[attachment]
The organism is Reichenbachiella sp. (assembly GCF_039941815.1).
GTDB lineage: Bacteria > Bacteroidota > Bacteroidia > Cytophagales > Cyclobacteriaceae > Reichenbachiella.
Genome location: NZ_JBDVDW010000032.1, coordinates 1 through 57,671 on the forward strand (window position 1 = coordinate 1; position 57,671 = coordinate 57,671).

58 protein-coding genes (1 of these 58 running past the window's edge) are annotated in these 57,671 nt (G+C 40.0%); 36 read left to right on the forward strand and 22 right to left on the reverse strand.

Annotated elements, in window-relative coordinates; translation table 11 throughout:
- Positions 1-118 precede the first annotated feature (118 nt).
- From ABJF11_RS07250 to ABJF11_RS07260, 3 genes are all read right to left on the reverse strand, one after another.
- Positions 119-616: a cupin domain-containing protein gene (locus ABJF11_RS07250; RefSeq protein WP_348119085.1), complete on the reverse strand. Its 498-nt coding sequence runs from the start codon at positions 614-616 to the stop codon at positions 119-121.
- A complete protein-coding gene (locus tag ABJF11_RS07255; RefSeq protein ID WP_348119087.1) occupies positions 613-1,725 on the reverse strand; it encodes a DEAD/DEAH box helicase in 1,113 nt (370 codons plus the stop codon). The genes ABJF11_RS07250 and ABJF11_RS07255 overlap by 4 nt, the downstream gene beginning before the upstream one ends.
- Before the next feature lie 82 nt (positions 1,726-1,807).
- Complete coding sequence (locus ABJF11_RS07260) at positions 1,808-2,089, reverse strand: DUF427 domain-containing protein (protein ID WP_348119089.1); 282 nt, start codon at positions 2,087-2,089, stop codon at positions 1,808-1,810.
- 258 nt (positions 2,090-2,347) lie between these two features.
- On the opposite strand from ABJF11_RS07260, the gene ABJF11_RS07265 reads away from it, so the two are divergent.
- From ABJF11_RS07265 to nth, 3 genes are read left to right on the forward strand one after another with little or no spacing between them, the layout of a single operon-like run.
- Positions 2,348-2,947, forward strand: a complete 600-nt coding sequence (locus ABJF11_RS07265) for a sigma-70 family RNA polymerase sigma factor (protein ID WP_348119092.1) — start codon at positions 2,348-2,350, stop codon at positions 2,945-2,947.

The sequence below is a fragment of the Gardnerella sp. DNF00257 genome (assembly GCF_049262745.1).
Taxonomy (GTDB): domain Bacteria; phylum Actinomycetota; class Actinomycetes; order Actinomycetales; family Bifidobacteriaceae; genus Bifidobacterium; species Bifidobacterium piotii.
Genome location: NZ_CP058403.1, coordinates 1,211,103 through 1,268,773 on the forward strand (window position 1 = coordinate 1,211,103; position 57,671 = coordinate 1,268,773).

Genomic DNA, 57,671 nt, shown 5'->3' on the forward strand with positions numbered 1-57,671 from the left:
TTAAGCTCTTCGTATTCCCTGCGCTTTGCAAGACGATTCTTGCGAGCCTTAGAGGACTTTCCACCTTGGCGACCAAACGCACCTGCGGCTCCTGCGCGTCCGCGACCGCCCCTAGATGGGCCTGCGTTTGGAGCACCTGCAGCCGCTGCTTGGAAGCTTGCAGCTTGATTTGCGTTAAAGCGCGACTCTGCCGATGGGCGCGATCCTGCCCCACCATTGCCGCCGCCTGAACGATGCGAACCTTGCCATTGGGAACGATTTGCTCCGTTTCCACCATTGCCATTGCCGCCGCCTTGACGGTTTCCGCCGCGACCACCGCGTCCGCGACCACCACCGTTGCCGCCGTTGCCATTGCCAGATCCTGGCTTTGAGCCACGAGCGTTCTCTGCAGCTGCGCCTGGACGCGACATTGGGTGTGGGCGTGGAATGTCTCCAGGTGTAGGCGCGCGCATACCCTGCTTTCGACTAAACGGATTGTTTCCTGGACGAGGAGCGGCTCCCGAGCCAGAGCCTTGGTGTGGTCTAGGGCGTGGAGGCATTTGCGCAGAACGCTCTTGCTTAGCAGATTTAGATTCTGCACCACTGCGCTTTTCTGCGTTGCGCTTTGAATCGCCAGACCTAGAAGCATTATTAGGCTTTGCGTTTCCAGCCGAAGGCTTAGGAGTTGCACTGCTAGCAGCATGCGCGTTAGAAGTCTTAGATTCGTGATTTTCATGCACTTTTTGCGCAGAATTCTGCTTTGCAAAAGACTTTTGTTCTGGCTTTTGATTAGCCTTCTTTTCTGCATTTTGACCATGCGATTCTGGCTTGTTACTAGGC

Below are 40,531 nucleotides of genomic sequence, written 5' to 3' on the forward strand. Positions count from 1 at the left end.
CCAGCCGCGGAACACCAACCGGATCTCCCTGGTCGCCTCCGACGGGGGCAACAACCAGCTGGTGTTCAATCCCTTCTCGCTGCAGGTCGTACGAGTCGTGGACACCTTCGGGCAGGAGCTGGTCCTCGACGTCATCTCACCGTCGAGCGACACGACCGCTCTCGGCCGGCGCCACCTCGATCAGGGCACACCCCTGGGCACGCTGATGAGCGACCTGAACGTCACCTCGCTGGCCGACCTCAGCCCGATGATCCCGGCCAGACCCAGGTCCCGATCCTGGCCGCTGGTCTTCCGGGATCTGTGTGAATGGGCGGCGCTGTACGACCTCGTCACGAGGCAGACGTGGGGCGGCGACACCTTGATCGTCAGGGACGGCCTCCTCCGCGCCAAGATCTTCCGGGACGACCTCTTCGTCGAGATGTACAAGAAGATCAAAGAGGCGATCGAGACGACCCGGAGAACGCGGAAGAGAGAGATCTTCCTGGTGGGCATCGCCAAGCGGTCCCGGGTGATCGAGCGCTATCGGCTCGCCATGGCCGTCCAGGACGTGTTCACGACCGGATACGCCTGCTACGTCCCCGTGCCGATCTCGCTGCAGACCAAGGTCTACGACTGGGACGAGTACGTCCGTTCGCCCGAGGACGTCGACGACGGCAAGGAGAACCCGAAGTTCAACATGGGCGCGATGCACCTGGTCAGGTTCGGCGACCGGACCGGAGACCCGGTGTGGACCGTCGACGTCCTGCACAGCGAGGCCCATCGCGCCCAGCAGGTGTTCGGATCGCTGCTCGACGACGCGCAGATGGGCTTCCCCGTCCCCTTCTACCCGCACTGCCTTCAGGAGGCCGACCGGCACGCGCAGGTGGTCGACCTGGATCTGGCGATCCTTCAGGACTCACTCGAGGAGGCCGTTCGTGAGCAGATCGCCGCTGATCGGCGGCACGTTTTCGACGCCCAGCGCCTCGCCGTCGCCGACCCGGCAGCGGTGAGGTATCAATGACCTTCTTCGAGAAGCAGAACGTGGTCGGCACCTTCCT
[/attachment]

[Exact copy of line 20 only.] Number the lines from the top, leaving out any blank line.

TTAAGCTCTTCGTATTCCCTGCGCTTTGCAAGACGATTCTTGCGAGCCTTAGAGGACTTTCCACCTTGGCGACCAAACGCACCTGCGGCTCCTGCGCGTCCGCGACCGCCCCTAGATGGGCCTGCGTTTGGAGCACCTGCAGCCGCTGCTTGGAAGCTTGCAGCTTGATTTGCGTTAAAGCGCGACTCTGCCGATGGGCGCGATCCTGCCCCACCATTGCCGCCGCCTGAACGATGCGAACCTTGCCATTGGGAACGATTTGCTCCGTTTCCACCATTGCCATTGCCGCCGCCTTGACGGTTTCCGCCGCGACCACCGCGTCCGCGACCACCACCGTTGCCGCCGTTGCCATTGCCAGATCCTGGCTTTGAGCCACGAGCGTTCTCTGCAGCTGCGCCTGGACGCGACATTGGGTGTGGGCGTGGAATGTCTCCAGGTGTAGGCGCGCGCATACCCTGCTTTCGACTAAACGGATTGTTTCCTGGACGAGGAGCGGCTCCCGAGCCAGAGCCTTGGTGTGGTCTAGGGCGTGGAGGCATTTGCGCAGAACGCTCTTGCTTAGCAGATTTAGATTCTGCACCACTGCGCTTTTCTGCGTTGCGCTTTGAATCGCCAGACCTAGAAGCATTATTAGGCTTTGCGTTTCCAGCCGAAGGCTTAGGAGTTGCACTGCTAGCAGCATGCGCGTTAGAAGTCTTAGATTCGTGATTTTCATGCACTTTTTGCGCAGAATTCTGCTTTGCAAAAGACTTTTGTTCTGGCTTTTGATTAGCCTTCTTTTCTGCATTTTGACCATGCGATTCTGGCTTGTTACTAGGC